Knockdown of B-MYB causes a significant but transient decrease in the accumulation of known somatic cell B-MYB target gene products (Ccnb1, Cdca2 and Plk1) implicated in normal progression from G2 into M phases of the cell cycle. In Figure 2A, we show that the abundance of CCNB1 protein is reduced 48 hours after nucleofection regardless of the shRNA employed to knockdown B-MYB (shRNA1: 64%; shRNA2: 57%; and shRNA5: 41% relative to controls). CCNB1 protein levels remained significantly reduced 24 hours later; however, RNA expression levels returned toward control levels at this later time point (data not shown). Similar results were observed for Plk1. RNA levels were significantly reduced at 48 hours but not 72 hours post-nucleofection. In contrast, protein levels of PLK1 were significantly reduced at both time points (Figure 2B). Similar results were seen with CDCA2 (not shown), and we previously reported that Oct4 and Sox2 had comparable expression patterns. Based on these and subsequent analyses (see below), we conclude that transient but significant changes in RNA expression represented a common feature of this knockdown model system.

Figure 2. Examination of known somatic cell B-Myb target gene expression patterns following knockdown of B-Myb in ESCs.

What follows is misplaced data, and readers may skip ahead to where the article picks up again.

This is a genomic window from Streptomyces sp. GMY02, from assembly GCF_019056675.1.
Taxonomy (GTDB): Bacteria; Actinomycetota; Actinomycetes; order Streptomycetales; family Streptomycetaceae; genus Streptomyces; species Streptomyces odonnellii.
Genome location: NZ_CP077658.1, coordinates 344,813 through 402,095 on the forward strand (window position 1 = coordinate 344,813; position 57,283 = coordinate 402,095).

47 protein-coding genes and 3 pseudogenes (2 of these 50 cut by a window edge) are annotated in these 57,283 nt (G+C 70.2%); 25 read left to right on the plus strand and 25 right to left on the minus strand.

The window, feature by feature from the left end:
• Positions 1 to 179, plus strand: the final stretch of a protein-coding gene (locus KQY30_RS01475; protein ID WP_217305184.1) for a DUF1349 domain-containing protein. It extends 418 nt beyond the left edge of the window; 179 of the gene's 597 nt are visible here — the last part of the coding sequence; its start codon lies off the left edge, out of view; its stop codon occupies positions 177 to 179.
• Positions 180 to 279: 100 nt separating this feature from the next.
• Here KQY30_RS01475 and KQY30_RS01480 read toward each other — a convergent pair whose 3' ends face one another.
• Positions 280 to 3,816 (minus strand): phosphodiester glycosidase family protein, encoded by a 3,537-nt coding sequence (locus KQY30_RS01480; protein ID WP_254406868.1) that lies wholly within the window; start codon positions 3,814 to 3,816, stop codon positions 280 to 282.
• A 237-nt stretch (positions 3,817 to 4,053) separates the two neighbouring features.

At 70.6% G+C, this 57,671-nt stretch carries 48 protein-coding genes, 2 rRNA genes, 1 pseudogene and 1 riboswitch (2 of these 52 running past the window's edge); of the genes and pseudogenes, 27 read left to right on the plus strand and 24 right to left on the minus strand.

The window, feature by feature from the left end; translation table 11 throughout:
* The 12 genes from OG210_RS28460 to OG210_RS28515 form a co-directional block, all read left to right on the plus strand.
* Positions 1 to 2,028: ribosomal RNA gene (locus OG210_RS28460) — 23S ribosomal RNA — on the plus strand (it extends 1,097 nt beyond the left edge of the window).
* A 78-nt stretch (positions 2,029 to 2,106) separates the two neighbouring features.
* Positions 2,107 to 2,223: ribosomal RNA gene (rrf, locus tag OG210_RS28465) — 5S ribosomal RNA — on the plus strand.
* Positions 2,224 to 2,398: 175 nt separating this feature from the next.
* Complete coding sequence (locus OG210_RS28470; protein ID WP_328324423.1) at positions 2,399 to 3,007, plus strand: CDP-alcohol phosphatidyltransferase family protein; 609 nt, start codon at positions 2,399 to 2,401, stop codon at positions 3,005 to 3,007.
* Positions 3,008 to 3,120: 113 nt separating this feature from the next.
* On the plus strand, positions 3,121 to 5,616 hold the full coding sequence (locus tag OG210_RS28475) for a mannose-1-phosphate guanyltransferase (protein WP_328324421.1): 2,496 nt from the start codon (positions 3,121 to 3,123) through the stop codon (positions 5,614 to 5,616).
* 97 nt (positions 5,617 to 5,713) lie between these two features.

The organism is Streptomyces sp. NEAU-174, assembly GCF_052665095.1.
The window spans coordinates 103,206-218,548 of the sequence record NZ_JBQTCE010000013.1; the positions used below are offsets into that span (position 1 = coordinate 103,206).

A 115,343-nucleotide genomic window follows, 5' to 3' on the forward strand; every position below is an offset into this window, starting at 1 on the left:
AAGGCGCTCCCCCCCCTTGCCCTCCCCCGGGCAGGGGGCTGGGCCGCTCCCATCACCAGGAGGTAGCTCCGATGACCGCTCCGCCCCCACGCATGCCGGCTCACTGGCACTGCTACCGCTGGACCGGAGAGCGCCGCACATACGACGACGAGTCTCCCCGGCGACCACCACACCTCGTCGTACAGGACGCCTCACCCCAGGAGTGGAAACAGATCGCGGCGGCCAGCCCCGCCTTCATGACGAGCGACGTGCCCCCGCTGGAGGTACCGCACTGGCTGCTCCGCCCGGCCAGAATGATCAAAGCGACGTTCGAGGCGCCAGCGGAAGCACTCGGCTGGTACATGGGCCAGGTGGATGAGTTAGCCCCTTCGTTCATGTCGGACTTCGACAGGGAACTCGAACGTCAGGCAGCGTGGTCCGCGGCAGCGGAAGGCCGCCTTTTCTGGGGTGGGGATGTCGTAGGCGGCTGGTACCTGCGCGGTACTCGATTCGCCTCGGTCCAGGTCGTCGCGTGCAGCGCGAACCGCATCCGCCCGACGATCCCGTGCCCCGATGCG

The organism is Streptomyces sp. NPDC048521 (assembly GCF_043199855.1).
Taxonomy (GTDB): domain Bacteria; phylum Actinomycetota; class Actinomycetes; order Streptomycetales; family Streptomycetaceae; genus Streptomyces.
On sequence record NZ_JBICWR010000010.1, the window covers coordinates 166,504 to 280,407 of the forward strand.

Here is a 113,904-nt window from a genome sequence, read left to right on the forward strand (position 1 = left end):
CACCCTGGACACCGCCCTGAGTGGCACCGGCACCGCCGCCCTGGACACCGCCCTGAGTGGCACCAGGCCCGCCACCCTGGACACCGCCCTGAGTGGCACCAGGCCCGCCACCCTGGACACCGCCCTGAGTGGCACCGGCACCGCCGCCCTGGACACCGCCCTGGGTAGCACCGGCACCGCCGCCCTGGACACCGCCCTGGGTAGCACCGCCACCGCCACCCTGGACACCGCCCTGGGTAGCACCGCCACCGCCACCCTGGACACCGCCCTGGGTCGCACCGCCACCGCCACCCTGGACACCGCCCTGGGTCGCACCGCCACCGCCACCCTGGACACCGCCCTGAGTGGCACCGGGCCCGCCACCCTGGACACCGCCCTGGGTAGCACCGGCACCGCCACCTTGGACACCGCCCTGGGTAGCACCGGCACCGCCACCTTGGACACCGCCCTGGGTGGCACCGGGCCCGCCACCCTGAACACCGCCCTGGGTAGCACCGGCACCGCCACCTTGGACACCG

A) Western blot and graphic presentation of Cyclin B1 (Ccnb1) protein expression following knockdown of B-MYB by shRNAs 1, 2 and 5. B) RNA (left) and protein (right) analysis of the B-MYB target gene Polo-like kinase 1 (Plk1) following Bγ-Myb KD with shRNA1 and shRNA5. The effects of B-MYB KD on Plk1 RNA were transient; however, the loss of RNA led to a significant and sustained decrease in its protein abundance. C) Western blot and bar graph showing the abundance of selected proteins following knockdown of B-MYB and CCNB1 using shRNAs and microRNAs, respectively. D) Reduced expression of CCNB1 could not mimic the cell cycle related defects associated with B-MYB deficiency, such as monopolar or multipolar centrosomes as described in Figure 1. Ctl – control; KD – Knockdown; NS- non-silencing. *, p<0.05. Data are expressed as mean ± standard deviation (SD).

To determine if reduced expression of Ccnb1 could account for the B-MYB phenotype, as was the case for the zebrafish crash&burn (crb) mutant [35], we employed a microRNA-mediated knockdown strategy that reduced Ccnb1 to comparable levels (60–80% of controls) present in B-MYB knockdown cells (Figure 2C). In these experiments, no significant differences could be demonstrated in the total number of cells present per colony, BrdU incorporation, the number of cells in G2/M (not shown), or Oct4 expression levels; however, decreased Ccnb1 caused a significant but modest reduction in B-Myb transcripts (p<0.05, n = 4, Figure 2C). Even when Ccnb1 transcripts were reduced by ∼80%, we were unable to detect any evidence of polyploidy, spindle defects or other cell cycle abnormalities (Figure 2D). These results show that, at least in mammalian-derived ESCs, B-MYB leads to cell cycle defects that cannot be fully explained by phosphorylation or the actions of a single known downstream B-MYB target gene that is required for progression through G2/M in somatic cells.

Alteration of gene expression by B-MYB knockdown